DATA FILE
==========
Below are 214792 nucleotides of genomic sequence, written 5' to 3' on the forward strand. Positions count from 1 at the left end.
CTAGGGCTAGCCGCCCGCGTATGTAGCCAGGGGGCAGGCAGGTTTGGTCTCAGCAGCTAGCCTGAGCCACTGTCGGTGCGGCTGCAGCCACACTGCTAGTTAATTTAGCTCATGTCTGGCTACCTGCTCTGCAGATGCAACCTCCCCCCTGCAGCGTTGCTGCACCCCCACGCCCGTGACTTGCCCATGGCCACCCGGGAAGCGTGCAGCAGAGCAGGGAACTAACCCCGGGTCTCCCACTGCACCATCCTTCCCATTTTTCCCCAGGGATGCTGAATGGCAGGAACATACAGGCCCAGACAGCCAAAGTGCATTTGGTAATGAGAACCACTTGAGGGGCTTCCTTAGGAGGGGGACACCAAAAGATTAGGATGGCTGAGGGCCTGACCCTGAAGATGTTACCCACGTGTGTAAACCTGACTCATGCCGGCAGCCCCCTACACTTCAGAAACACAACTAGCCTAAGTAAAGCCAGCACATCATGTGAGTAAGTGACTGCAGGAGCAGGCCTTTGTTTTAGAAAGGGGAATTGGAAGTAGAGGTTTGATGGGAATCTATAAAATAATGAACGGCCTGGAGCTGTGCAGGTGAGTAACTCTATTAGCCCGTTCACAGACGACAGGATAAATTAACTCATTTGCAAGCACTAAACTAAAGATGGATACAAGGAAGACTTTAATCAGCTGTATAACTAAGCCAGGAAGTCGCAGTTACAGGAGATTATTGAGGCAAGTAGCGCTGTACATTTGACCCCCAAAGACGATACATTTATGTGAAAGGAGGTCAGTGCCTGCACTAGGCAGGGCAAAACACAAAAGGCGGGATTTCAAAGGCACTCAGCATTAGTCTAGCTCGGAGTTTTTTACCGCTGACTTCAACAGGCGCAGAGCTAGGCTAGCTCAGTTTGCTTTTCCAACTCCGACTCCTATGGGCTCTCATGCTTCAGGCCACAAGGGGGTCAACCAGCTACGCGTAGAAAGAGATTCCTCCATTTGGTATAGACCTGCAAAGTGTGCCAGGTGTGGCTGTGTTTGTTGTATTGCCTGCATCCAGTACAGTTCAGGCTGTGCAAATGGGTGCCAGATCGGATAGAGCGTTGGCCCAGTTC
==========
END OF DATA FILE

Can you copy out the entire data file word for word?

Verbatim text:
Below are 214792 nucleotides of genomic sequence, written 5' to 3' on the forward strand. Positions count from 1 at the left end.
CTAGGGCTAGCCGCCCGCGTATGTAGCCAGGGGGCAGGCAGGTTTGGTCTCAGCAGCTAGCCTGAGCCACTGTCGGTGCGGCTGCAGCCACACTGCTAGTTAATTTAGCTCATGTCTGGCTACCTGCTCTGCAGATGCAACCTCCCCCCTGCAGCGTTGCTGCACCCCCACGCCCGTGACTTGCCCATGGCCACCCGGGAAGCGTGCAGCAGAGCAGGGAACTAACCCCGGGTCTCCCACTGCACCATCCTTCCCATTTTTCCCCAGGGATGCTGAATGGCAGGAACATACAGGCCCAGACAGCCAAAGTGCATTTGGTAATGAGAACCACTTGAGGGGCTTCCTTAGGAGGGGGACACCAAAAGATTAGGATGGCTGAGGGCCTGACCCTGAAGATGTTACCCACGTGTGTAAACCTGACTCATGCCGGCAGCCCCCTACACTTCAGAAACACAACTAGCCTAAGTAAAGCCAGCACATCATGTGAGTAAGTGACTGCAGGAGCAGGCCTTTGTTTTAGAAAGGGGAATTGGAAGTAGAGGTTTGATGGGAATCTATAAAATAATGAACGGCCTGGAGCTGTGCAGGTGAGTAACTCTATTAGCCCGTTCACAGACGACAGGATAAATTAACTCATTTGCAAGCACTAAACTAAAGATGGATACAAGGAAGACTTTAATCAGCTGTATAACTAAGCCAGGAAGTCGCAGTTACAGGAGATTATTGAGGCAAGTAGCGCTGTACATTTGACCCCCAAAGACGATACATTTATGTGAAAGGAGGTCAGTGCCTGCACTAGGCAGGGCAAAACACAAAAGGCGGGATTTCAAAGGCACTCAGCATTAGTCTAGCTCGGAGTTTTTTACCGCTGACTTCAACAGGCGCAGAGCTAGGCTAGCTCAGTTTGCTTTTCCAACTCCGACTCCTATGGGCTCTCATGCTTCAGGCCACAAGGGGGTCAACCAGCTACGCGTAGAAAGAGATTCCTCCATTTGGTATAGACCTGCAAAGTGTGCCAGGTGTGGCTGTGTTTGTTGTATTGCCTGCATCCAGTACAGTTCAGGCTGTGCAAATGGGTGCCAGATCGGATAGAGCGTTGGCCCAGTTC